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Testing the Statistical Significance of Microsimulation Results: Often Easier than You Think. A Technical Note

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  • Tim Goedemé
  • Karel Van den Bosch
  • Lina Salanauskaite
  • Gerlinde Verbist

Abstract

In the microsimulation literature, it is still uncommon to test the statistical significance of results. In this note we argue that this situation is both undesirable and unnecessary. Provided the parameters used in the microsimulation are exogenous, as is often the case in static microsimulation of the first-order effects of policy changes, simple statistical tests can be sufficient. Moreover, standard routines have been developed which enable applied researchers to calculate the sampling variance of microsimulation results, while taking the sample design into account, even of relatively complex statistics such as relative poverty, inequality measures and indicators of polarization, with relative ease and a limited time investment. We stress that when comparing simulated and baseline variables, as well as when comparing two simulated variables, it is crucial to take account of the covariance between those variables. Due to this covariance, the mean difference between the variables can generally (though not always) be estimated with much greater precision than the means of the separate variables.

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Bibliographic Info

Paper provided by Herman Deleeck Centre for Social Policy, University of Antwerp in its series ImPRovE Working Papers with number 13/10.

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Date of creation: Aug 2013
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Handle: RePEc:hdl:improv:1310

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Keywords: Statistical inference; significance tests; microsimulation; covariance; t-test; EUROMOD;

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  1. Klevmarken, N. Anders, 1998. "Statistical Inference in Micro Simulation Models: Incorporating external information," Working Paper Series 1998:20, Uppsala University, Department of Economics.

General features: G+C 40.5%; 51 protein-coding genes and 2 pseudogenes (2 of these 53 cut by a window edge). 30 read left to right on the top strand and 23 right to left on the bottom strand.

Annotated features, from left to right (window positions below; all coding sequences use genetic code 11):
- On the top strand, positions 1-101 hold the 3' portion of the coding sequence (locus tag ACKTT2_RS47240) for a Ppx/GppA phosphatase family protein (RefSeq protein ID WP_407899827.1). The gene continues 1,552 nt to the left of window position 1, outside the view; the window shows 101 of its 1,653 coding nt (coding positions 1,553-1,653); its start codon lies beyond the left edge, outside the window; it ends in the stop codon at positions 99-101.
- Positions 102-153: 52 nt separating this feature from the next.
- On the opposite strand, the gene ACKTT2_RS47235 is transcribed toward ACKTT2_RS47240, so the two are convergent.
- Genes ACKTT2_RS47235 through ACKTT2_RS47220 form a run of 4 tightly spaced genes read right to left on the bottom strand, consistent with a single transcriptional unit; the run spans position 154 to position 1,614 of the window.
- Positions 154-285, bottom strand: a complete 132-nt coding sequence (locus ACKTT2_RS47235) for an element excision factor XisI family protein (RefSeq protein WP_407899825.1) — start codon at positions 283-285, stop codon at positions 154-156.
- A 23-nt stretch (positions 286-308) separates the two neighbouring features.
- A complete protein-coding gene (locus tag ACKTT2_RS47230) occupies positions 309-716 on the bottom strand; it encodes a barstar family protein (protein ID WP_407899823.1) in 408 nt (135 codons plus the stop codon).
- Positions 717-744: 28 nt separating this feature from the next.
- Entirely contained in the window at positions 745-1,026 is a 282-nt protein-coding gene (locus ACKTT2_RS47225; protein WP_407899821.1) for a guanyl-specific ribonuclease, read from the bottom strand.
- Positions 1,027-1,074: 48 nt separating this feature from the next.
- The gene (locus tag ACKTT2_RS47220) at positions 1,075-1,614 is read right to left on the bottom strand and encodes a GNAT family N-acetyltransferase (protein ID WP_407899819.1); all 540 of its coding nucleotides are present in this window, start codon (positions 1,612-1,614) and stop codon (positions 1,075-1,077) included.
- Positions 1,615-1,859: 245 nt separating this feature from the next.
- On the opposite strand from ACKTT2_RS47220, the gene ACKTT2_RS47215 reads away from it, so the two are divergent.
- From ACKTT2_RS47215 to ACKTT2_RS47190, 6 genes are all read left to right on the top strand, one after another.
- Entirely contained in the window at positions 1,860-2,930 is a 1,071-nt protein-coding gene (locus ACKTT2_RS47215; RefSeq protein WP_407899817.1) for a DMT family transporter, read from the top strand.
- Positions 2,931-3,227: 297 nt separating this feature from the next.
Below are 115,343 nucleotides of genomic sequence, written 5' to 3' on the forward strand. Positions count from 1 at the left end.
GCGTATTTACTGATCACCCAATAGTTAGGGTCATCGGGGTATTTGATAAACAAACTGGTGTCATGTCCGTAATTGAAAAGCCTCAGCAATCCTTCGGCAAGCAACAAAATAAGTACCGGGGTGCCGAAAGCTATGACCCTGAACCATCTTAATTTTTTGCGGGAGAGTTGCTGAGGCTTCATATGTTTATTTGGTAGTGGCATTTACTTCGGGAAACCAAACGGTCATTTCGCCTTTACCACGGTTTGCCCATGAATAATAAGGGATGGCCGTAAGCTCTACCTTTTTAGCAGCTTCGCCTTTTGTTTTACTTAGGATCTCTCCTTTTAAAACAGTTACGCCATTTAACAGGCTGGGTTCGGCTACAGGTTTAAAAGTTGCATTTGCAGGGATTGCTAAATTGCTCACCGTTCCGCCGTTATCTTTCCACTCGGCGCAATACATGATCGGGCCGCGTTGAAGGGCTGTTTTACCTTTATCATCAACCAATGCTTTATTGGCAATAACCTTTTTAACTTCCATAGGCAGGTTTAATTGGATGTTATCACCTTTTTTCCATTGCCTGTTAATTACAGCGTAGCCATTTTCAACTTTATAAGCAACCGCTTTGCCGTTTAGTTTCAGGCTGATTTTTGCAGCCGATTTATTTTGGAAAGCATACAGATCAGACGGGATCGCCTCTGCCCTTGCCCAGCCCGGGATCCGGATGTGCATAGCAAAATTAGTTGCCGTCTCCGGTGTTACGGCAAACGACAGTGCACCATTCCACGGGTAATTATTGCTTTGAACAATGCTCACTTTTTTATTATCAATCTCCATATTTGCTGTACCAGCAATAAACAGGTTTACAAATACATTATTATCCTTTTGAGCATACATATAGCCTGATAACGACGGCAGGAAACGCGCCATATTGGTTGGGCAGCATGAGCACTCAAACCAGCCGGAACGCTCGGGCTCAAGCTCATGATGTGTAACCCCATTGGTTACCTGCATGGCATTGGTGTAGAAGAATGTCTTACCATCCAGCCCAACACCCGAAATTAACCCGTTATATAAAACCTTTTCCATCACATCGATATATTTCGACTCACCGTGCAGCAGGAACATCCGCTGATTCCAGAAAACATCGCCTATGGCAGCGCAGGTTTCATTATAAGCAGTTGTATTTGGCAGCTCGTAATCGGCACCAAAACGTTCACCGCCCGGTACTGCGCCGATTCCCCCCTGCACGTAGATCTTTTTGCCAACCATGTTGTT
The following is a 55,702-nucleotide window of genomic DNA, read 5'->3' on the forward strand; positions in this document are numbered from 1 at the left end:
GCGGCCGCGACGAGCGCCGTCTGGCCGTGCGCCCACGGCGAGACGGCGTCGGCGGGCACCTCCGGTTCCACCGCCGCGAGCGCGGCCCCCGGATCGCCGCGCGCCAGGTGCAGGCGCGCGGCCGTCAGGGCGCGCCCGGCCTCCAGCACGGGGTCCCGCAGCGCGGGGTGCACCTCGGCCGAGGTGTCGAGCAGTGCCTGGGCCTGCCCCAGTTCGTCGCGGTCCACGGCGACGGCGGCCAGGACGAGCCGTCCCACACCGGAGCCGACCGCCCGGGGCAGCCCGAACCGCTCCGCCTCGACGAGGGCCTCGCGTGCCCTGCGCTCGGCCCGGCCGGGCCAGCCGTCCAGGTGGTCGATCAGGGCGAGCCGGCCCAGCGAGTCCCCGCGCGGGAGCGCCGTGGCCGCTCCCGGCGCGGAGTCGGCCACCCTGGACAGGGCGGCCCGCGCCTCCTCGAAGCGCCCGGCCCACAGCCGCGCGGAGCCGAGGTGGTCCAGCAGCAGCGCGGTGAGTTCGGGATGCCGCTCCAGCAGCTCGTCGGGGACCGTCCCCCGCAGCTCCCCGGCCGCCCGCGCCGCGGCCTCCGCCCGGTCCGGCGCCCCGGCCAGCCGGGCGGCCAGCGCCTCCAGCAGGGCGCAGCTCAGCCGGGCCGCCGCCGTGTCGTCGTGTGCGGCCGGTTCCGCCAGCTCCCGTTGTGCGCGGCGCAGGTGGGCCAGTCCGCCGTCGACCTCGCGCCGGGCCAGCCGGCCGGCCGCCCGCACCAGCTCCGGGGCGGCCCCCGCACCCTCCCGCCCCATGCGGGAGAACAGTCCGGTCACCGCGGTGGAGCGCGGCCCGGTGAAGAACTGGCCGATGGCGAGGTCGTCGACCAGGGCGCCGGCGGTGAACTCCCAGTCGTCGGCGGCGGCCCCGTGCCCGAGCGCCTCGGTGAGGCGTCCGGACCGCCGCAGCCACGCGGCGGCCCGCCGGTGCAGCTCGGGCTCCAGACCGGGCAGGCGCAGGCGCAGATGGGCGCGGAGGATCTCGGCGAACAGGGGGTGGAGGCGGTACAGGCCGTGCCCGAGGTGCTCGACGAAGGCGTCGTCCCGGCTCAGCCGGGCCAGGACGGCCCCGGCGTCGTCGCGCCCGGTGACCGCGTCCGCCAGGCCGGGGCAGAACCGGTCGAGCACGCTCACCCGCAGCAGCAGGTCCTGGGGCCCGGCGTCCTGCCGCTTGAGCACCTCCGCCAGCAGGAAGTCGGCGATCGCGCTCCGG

2. Atkinson, Tony & Cantillon, Bea & Marlier, Eric & Nolan, Brian, 2002. "Social Indicators: The EU and Social Inclusion," OUP Catalogue, Oxford University Press, number 9780199253494, September.
  3. John Creedy & Guyonne Kalb & Hsein Kew, 2004. "Confidence Intervals for Policy Reforms in Behavioural Tax Microsimulation Modelling," Melbourne Institute Working Paper Series wp2004n32, Melbourne Institute of Applied Economic and Social Research, The University of Melbourne.
  4. Koen Decancq & Tim Goedemé & Karel Van den Bosch & Josefine Vanhille, 2013. "The Evolution of Poverty in the European Union: Concepts, Measurement and Data," ImPRovE Working Papers 13/01, Herman Deleeck Centre for Social Policy, University of Antwerp.
  5. Immervoll, Herwig & Kleven, Henrik Jacobsen & Kreiner, Claus Thustrup & Saez, Emmanuel, 2005. "Welfare Reform in European Countries: A Microsimulation Analysis," IZA Discussion Papers 1810, Institute for the Study of Labor (IZA).
  6. repec:ese:emodwp:em11-13 is not listed on IDEAS
  7. repec:ese:emodwp:em6-09 is not listed on IDEAS
  8. Holly Sutherland & Francesco Figari, 2013. "EUROMOD: the European Union tax-benefit microsimulation model," International Journal of Microsimulation, Interational Microsimulation Association, vol. 1(6), pages 4-26.
  9. Howes, Stephen & Lanjouw, Jean Olson, 1998. "Does Sample Design Matter for Poverty Rate Comparisons?," Review of Income and Wealth, International Association for Research in Income and Wealth, vol. 44(1), pages 99-109, March.
  10. repec:ese:emodwp:em3-08 is not listed on IDEAS
  11. Robert Tanton & Yogi Vidyattama & Justine McNamara & Quoc Ngu Vu & Ann Harding, 2009. "Old, Single and Poor: Using Microsimulation and Microdata to Analyse Poverty and the Impact of Policy Change among Older Australians," Economic Papers, The Economic Society of Australia, vol. 28(2), pages 102-120, 06.
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